After coordinated lobbying by the industry, the Basel Committee and IOSCO grant a one-year postponement for implementing the “UMR” – the new initial margin requirement rules for non-centrally cleared derivatives. 

This is an updated version of an article first published on 31 March, when the postponement decision was not yet taken.

It is the deadline for completing the final implementation of the margin requirements for non-centrally cleared derivatives that are now being moved to 1 September 2022. That is one year later than by the previous schedule. Background and documents can be found through their press release.

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A short time earlier, 21 financial trade associations had joined hands to ask the Basel Committee and IOSCO for postponement – until there is clarity on the covid-19 situation, without setting a date for it.

A long list of clubs

The European Banking Federation (EBF), ISDA and AFME were but three of the organisations in the acronym-rich group behind the bid to have the initial margin phase-in postponed – under the challenges of covid-19 lockdowns across the world. 

In a letter sent to the Basel Committee on Banking Supervision, as well as to the International Organization of Securities Commissions (IOSCO), they asked for mercy until markets are back to normal conditions. (On a different issue, only days later, the Basel Committee’s top body decided to to delay the introduction of its Basel III regulation package.)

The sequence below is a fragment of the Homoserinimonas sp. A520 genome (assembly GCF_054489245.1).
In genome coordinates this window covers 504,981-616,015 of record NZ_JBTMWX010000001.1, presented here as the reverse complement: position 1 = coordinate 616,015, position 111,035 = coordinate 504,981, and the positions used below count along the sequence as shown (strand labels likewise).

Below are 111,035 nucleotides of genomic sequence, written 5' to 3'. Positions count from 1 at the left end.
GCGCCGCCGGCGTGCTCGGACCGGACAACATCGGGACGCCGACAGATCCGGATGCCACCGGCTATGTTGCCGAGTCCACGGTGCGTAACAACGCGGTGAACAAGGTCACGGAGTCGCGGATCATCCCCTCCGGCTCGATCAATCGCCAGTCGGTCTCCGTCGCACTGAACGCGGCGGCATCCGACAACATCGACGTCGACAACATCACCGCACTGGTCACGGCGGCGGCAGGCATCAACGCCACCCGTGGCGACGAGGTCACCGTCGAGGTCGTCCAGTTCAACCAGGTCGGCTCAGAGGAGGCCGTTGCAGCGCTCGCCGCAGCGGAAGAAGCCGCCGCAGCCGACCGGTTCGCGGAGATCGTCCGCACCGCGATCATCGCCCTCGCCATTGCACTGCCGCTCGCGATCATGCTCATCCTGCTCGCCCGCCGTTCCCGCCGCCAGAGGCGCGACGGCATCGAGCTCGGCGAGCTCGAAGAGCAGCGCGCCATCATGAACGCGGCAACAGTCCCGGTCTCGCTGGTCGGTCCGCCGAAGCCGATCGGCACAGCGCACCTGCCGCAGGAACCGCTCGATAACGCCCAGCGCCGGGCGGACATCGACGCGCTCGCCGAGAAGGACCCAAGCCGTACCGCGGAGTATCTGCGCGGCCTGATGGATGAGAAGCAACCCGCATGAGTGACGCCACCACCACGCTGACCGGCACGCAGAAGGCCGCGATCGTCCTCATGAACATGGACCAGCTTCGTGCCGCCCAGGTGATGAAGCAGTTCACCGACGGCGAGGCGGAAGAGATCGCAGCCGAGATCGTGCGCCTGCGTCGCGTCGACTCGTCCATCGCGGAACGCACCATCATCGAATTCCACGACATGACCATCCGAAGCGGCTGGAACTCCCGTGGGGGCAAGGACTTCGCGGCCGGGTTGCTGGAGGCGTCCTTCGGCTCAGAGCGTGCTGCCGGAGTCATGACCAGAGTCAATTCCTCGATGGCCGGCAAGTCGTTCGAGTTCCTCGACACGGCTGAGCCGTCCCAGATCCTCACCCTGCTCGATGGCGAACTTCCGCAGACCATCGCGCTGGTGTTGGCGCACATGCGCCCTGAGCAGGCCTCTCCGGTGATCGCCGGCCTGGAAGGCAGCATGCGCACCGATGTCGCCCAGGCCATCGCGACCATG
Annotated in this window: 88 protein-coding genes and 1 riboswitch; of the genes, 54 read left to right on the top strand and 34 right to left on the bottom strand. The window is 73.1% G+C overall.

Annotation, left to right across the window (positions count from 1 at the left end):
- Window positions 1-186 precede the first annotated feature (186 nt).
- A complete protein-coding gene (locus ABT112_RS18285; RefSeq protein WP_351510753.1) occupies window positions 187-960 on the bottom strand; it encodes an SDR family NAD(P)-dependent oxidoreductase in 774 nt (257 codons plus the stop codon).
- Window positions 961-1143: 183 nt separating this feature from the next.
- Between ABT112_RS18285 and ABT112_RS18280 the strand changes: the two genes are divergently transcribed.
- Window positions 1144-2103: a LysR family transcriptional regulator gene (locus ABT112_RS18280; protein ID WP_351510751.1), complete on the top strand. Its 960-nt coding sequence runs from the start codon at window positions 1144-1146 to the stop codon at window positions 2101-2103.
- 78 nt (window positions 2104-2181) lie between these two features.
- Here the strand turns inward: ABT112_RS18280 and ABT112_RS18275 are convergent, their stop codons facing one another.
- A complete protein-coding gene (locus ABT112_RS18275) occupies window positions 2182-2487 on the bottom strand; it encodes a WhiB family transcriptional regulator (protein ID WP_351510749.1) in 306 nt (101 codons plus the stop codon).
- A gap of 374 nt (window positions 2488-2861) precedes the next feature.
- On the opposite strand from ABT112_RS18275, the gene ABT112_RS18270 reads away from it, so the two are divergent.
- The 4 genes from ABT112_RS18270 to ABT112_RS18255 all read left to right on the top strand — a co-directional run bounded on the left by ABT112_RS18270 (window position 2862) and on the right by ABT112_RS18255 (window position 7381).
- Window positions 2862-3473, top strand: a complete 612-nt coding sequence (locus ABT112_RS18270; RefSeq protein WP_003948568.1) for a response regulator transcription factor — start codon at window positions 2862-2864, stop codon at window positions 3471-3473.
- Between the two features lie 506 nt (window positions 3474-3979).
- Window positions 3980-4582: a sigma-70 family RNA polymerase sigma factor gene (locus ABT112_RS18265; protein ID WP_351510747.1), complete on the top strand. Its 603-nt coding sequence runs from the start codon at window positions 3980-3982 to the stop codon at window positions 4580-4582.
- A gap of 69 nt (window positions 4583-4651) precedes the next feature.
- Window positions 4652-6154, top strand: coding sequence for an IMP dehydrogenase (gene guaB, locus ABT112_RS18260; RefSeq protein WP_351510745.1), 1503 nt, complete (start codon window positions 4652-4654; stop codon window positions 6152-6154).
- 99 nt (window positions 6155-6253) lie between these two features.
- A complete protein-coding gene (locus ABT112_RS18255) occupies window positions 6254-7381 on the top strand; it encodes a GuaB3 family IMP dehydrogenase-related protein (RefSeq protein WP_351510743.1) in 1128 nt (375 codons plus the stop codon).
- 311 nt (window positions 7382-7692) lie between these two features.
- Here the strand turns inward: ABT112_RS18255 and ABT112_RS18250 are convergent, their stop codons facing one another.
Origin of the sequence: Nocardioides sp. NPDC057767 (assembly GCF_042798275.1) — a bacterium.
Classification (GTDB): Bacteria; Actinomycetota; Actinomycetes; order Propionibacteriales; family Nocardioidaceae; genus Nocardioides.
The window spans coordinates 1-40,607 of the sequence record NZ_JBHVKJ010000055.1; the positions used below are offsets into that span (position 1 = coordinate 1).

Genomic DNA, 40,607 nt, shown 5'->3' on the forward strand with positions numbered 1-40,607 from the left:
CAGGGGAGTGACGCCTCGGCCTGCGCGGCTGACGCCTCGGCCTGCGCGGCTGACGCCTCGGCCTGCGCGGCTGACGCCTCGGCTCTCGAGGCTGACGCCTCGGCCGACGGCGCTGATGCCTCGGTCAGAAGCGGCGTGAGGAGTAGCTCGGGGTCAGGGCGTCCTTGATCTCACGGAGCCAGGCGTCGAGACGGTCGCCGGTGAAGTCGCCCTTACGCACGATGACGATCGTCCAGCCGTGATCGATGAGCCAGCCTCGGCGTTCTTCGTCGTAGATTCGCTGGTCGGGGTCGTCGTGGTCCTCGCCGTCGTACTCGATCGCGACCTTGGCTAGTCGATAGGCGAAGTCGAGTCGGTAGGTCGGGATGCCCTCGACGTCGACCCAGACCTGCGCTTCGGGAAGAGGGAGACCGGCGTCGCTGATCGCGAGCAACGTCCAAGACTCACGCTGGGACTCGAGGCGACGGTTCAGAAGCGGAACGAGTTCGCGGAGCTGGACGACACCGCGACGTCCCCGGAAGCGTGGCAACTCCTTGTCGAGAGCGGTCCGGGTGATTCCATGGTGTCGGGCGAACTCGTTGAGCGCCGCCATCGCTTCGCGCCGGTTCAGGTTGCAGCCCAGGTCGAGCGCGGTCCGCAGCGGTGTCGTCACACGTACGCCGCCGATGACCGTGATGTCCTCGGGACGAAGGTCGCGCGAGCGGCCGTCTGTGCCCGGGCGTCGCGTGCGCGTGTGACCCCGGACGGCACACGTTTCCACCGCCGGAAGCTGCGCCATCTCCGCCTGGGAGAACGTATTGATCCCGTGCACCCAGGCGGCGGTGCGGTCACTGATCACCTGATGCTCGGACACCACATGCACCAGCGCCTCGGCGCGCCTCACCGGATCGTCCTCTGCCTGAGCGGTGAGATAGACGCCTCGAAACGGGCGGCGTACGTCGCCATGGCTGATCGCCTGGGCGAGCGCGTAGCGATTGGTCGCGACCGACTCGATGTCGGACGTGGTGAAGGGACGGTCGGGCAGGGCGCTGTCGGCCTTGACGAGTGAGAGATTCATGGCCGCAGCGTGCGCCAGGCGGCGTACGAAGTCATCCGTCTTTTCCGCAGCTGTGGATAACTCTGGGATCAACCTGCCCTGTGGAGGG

“[O]ur members do not believe it is possible or practicable to meet documentation and operational requirements for the regulatory initial margin (IM) compliance dates on September 1, 2020 (Phase 5) and September 1, 2021 (Phase 6),” they wrote. 

“We respectfully request that BCBS and IOSCO issue an immediate, public recommendation to global regulators to suspend the compliance dates for Phase 5 and 6, and that global regulators act swiftly to provide corresponding reassurance in their jurisdictions while they work to address necessary rule amendments or other means to effect this decision.”

The senders listed themselves as follows: 

The International Swaps and Derivatives Association (ISDA),
the Securities Industry and Financial Markets Association (SIFMA),
the Global Financial Markets Association (GFMA),
the Global Foreign Exchange Division (GFXD) of GFMA,
the Investment Adviser Association (IAA),
the Australian Financial Markets Association (AFMA),
the Alternative Investment Management Association (AIMA),
European Fund and Asset Management Association (EFAMA),
the Investment Company Institute (ICI),
the American Council of Life Insurers (ACLI),
the Institute of International Bankers (IIB),
Managed Funds Association (MFA),
the Asia Securities Industry and Financial Markets Association (ASIFMA),
the Association for Financial Markets in Europe (AFME),
SIFMA Asset Management Group (SIFMA AMG),
the International Capital Market Association (ICMA),
the Institute of International Finance (IIF),
Insurance Europe,
the European Banking Federation (EBF),
Commodity Markets Council Europe (CMCE) and
the U.S. Chamber’s Center for Capital Markets Competitiveness (CCMC)

(Photo: Who’s Denilo / Unsplash)